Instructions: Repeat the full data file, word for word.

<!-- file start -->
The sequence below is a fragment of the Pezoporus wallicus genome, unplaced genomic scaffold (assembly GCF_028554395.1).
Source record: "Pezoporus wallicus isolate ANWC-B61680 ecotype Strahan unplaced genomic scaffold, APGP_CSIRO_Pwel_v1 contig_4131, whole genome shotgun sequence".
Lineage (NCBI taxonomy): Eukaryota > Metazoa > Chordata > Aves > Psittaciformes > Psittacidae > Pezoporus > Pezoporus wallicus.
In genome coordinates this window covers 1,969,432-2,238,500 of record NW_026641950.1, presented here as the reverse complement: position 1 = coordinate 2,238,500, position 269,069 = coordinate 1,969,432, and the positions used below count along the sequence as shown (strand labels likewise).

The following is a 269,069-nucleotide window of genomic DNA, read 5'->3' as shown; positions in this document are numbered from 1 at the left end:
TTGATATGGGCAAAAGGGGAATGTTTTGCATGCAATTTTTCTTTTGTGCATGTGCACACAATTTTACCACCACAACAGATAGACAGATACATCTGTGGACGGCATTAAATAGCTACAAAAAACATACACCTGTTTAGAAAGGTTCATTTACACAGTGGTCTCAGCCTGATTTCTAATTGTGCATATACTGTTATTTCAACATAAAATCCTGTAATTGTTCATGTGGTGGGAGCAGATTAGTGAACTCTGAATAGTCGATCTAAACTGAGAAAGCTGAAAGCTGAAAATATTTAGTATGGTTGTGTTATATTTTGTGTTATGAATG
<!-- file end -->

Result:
The sequence below is a fragment of the Pezoporus wallicus genome, unplaced genomic scaffold (assembly GCF_028554395.1).
Source record: "Pezoporus wallicus isolate ANWC-B61680 ecotype Strahan unplaced genomic scaffold, APGP_CSIRO_Pwel_v1 contig_4131, whole genome shotgun sequence".
Lineage (NCBI taxonomy): Eukaryota > Metazoa > Chordata > Aves > Psittaciformes > Psittacidae > Pezoporus > Pezoporus wallicus.
In genome coordinates this window covers 1,969,432-2,238,500 of record NW_026641950.1, presented here as the reverse complement: position 1 = coordinate 2,238,500, position 269,069 = coordinate 1,969,432, and the positions used below count along the sequence as shown (strand labels likewise).

The following is a 269,069-nucleotide window of genomic DNA, read 5'->3' as shown; positions in this document are numbered from 1 at the left end:
TTGATATGGGCAAAAGGGGAATGTTTTGCATGCAATTTTTCTTTTGTGCATGTGCACACAATTTTACCACCACAACAGATAGACAGATACATCTGTGGACGGCATTAAATAGCTACAAAAAACATACACCTGTTTAGAAAGGTTCATTTACACAGTGGTCTCAGCCTGATTTCTAATTGTGCATATACTGTTATTTCAACATAAAATCCTGTAATTGTTCATGTGGTGGGAGCAGATTAGTGAACTCTGAATAGTCGATCTAAACTGAGAAAGCTGAAAGCTGAAAATATTTAGTATGGTTGTGTTATATTTTGTGTTATGAATG